As the prolonged period of uncertainty and volatility persists for real estate stakeholders, one of the biggest question marks continues to be whether occupiers will be able to nudge office utilization back to pre-pandemic levels. Our proprietary, anonymized data gathered from 55 sites around the globe indicates that they’ve struggled to do that in 2023. Overall, office occupancy rose only from 21% to 22.5% from January to August of this year. During the same period in the U.S., utilization increased by 2.6 percentage points, to 15%, while the figure in the U.K. was higher overall but fell over the course of the year, from 27.5% to 26.6%. By comparison, occupancy hovered around 40% globally in the months leading up to the pandemic.
Hybrid work is here to stay… For now
What’s behind this stagnation in office occupancy numbers? It may be down to the different ways in which companies have navigated return-to-office (RTO). While RTO mandates from corporate titans like Amazon and Goldman Sachs have made headlines, only 5% of U.S. respondents to a Conference Board survey of C-suite executives said that getting workers back in the office was a priority in 2023. In fact, the McKinsey State of Organizations 2023 report showed that 90% of organizations are embracing hybrid work.
There’s no doubt, however, that some of these companies will revert to an office-first model as external conditions shift to give employers the upper hand in setting and enforcing their preferred work model. For example, an increase in unemployment could make RTO mandates harder for employees to resist and less likely to hurt recruitment as competition for jobs heats up. This dynamic has not yet materialized, thanks to jobless rates that have remained stubbornly low despite a 210% increase in job cuts in January through August compared with the same period in 2022. The unemployment rate sat at 3.8% in September, up only three-tenths of a percent from a year earlier. Meanwhile, companies have laid off more than 557,000 workers in the year through August in industries ranging from healthcare to retail. The tech sector alone has shed more than 239,000 jobs so far this year.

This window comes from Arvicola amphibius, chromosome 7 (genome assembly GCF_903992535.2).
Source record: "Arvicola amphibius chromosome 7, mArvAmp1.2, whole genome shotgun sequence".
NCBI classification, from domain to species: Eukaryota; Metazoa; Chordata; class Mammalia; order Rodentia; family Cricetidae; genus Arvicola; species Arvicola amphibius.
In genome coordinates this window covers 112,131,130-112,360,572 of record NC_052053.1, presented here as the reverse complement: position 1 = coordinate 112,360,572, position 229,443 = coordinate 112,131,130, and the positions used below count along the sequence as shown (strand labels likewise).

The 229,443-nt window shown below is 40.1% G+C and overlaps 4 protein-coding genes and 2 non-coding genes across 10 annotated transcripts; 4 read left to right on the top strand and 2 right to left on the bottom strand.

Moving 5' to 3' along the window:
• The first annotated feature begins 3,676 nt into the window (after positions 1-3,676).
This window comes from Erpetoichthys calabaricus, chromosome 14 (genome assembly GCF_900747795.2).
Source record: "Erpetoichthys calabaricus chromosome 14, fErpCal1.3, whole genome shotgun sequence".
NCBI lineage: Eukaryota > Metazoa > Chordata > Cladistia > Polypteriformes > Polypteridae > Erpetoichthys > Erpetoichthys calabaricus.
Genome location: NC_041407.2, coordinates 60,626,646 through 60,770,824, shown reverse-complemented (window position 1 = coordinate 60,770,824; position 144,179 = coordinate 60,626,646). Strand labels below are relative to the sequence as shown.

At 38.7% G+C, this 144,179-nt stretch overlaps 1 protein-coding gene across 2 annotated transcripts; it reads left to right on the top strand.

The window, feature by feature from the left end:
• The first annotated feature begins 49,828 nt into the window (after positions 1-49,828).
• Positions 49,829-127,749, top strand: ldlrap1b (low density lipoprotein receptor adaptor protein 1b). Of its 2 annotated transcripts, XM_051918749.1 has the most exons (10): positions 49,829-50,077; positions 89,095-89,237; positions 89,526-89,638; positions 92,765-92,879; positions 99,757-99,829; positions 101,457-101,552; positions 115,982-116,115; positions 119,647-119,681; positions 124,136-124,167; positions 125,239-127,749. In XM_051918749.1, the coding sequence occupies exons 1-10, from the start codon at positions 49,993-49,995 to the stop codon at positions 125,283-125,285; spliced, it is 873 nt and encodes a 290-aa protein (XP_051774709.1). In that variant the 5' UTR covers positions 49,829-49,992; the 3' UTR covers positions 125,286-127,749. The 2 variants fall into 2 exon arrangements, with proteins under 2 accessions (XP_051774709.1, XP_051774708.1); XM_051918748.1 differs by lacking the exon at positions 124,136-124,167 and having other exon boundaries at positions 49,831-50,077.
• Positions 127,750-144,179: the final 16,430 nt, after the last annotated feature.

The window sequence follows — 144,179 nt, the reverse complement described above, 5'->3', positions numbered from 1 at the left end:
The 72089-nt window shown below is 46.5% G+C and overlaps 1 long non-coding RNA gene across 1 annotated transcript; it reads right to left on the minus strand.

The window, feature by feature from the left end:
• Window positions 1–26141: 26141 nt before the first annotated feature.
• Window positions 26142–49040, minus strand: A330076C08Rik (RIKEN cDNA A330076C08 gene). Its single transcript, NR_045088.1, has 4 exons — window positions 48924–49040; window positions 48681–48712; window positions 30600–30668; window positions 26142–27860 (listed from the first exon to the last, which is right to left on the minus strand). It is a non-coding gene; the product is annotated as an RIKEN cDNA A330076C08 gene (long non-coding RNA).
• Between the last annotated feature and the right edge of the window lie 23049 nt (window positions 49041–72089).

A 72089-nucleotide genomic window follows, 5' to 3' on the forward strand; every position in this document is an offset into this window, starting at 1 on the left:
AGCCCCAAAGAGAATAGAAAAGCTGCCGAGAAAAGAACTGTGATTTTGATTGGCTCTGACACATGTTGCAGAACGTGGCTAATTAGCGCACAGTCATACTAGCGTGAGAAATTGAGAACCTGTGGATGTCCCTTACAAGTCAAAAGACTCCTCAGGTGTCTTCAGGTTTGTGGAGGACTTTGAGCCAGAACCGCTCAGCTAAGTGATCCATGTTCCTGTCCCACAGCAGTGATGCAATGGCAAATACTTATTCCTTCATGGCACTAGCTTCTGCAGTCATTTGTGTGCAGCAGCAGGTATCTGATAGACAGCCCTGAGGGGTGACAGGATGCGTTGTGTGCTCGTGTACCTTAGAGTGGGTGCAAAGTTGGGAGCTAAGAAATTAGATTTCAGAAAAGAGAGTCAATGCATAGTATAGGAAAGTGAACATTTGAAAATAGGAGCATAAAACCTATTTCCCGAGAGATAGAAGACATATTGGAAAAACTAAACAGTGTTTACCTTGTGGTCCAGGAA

There’s no data like your data
The secret to finding the right approach to RTO is information – about the state of labor in specific industries or regions, about economic conditions and outlooks and, most importantly, about occupancy and utilization within your own facilities and portfolio. Unfortunately, there is no one-size-fits-all solution for organizations looking for data on which to base decisions about how to optimize their portfolios and workplaces, cut costs and support sustainability efforts. That’s especially true in a real estate sector that promises to get more volatile – not less – as economic, social and political storylines play out over the next eighteen months. From the heightened risk of commercial real estate defaults to the 2024 federal election cycle to the evolving inflation and interest rate picture, there are plenty of potholes in the road ahead.
So, how do companies know which RTO strategy they should be following and when to strengthen or change their approach? They could try to draw actionable conclusions from reports released by government agencies or other external sources, but those reports tend to be made available weeks or months after the data has been gathered, and they may not be region- or sector-specific. Specificity is key to supporting good business decisions, and data from outside sources just can’t provide the level of timeliness, insight and relevance that agile organizations need. For example, while our data shows that global occupancy has been basically unchanged over the first eight months of this year, it also reveals that average occupancy in the financial sector has risen from 21.3% to 25.1%. This may have something to do with the fact that, in the U.S. at least, that industry is the second-highest source of layoffs so far this year, behind tech. Whatever the cause, a bank looking at the global figure would only be seeing part of the picture.
Another critical question real estate stakeholders have to answer is how they can optimize office utilization while they wait for a “new normal” to solidify when it comes to work models. As our CEO, Kurt von Koch, recently shared with the commercial real estate publication Globe St., “What our workplace occupancy data has continued to tell us over the last 3+ years is that every organization is using their workplaces a little differently. For smaller companies, it might be easier to determine their evolving workplace needs, but for mid-sized and larger organizations, they really need quality, accurate, reliable data to inform how to best deliver a workplace that’s optimized in terms of space and cost reduction and that helps people make the most of those in-office days.”
Find the right RTO approach for your organization
To stay nimble in the face of instability and uncertainty, businesses need both a clear, customizable view of what’s happening within their portfolios and the tools to help them quickly adapt and respond to what that data tells them. [Workplace management technology helps businesses gather and analyze data to support hybrid workers, deliver better experiences, improve the efficiency and sustainability of buildings, and optimize real estate portfolios. To learn more about how businesses are leveraging workplace analytics to support the hybrid model watch our on-demand webinar series on the Tenets of Hybrid Work.